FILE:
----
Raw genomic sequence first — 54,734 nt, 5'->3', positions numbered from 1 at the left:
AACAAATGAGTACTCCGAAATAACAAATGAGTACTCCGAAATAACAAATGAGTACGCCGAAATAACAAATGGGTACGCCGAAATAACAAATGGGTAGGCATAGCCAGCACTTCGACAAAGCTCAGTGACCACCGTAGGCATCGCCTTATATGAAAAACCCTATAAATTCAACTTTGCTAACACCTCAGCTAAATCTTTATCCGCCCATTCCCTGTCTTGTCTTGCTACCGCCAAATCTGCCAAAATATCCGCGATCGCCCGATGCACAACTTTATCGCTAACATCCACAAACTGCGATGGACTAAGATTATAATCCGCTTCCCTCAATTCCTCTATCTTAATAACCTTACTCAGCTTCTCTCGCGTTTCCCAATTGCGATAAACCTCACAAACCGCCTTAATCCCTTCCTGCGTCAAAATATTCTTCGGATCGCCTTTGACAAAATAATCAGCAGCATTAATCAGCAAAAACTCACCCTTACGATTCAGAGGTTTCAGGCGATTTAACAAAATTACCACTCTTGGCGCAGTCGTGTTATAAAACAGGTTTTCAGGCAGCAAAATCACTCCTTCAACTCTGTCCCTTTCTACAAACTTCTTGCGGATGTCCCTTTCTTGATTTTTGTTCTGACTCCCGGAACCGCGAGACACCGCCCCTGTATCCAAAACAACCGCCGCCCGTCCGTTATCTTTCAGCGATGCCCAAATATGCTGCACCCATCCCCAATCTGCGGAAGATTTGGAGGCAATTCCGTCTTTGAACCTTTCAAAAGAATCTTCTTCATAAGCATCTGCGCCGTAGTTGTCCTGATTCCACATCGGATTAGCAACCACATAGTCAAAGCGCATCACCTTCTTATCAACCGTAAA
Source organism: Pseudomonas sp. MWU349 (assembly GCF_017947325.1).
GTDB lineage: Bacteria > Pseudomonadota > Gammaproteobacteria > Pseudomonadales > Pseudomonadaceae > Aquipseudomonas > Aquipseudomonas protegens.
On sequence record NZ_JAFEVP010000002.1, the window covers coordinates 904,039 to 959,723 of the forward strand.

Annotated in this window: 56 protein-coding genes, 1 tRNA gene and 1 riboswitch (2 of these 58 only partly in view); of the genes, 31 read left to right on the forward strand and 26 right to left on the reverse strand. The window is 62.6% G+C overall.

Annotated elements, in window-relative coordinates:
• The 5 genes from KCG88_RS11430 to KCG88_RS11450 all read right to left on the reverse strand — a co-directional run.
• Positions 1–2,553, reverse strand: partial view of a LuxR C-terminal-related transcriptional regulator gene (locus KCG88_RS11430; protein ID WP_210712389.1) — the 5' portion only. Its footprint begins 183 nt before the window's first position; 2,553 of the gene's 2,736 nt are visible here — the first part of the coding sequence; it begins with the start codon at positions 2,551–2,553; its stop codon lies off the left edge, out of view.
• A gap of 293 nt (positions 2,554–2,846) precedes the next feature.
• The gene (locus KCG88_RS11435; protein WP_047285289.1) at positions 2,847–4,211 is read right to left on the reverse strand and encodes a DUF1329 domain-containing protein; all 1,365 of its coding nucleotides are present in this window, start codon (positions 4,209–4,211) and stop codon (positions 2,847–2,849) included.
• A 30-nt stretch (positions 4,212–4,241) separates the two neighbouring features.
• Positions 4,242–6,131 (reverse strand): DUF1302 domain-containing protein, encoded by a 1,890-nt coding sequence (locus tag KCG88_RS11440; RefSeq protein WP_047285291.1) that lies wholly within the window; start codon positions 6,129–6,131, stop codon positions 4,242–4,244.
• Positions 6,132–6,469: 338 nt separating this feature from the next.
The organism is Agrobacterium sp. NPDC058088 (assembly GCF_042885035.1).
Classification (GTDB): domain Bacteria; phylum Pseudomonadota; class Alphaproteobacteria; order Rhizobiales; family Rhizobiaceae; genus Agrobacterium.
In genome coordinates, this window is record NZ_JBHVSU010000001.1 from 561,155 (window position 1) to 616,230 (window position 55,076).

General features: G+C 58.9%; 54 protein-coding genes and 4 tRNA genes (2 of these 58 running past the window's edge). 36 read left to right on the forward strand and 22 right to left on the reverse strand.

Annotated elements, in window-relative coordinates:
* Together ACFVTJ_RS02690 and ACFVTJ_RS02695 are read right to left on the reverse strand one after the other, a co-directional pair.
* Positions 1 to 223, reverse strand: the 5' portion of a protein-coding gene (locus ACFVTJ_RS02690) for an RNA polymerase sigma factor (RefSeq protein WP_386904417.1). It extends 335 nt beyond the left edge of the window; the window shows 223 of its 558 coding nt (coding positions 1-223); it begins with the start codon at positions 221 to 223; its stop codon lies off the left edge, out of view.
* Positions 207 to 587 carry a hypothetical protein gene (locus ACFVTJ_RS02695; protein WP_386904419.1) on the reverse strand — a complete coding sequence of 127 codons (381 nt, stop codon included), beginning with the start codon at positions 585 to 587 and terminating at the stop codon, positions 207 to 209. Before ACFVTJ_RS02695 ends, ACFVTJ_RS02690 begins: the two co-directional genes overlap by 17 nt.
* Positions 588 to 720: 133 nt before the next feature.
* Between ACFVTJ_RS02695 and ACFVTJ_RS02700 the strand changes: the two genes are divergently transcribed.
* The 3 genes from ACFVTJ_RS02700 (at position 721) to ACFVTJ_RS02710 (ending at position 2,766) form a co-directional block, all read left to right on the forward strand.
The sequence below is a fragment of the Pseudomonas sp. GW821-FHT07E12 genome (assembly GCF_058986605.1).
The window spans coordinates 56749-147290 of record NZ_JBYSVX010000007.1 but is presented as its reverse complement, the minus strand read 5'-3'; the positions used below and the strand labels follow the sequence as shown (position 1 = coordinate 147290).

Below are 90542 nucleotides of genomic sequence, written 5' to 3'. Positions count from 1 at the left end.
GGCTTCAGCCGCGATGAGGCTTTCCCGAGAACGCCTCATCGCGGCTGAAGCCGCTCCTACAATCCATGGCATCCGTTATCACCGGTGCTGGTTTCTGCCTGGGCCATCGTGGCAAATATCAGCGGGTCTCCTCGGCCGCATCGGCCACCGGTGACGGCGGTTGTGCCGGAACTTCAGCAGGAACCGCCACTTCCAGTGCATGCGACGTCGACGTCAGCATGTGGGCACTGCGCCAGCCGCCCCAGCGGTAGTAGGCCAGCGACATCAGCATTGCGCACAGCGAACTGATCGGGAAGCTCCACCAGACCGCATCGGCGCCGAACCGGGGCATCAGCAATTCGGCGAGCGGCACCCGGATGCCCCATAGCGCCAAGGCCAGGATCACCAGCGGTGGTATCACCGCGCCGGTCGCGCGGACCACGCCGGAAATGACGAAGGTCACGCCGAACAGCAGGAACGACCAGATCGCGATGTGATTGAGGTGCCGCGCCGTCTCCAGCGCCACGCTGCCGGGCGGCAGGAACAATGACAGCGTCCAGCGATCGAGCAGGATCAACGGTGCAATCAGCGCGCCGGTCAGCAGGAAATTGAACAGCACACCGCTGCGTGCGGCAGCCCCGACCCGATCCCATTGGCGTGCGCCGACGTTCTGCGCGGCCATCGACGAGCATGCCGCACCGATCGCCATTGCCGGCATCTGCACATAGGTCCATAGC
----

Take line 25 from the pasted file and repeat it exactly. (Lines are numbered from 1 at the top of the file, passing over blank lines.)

* The 3 genes from ACFVTJ_RS02700 (at position 721) to ACFVTJ_RS02710 (ending at position 2,766) form a co-directional block, all read left to right on the forward strand.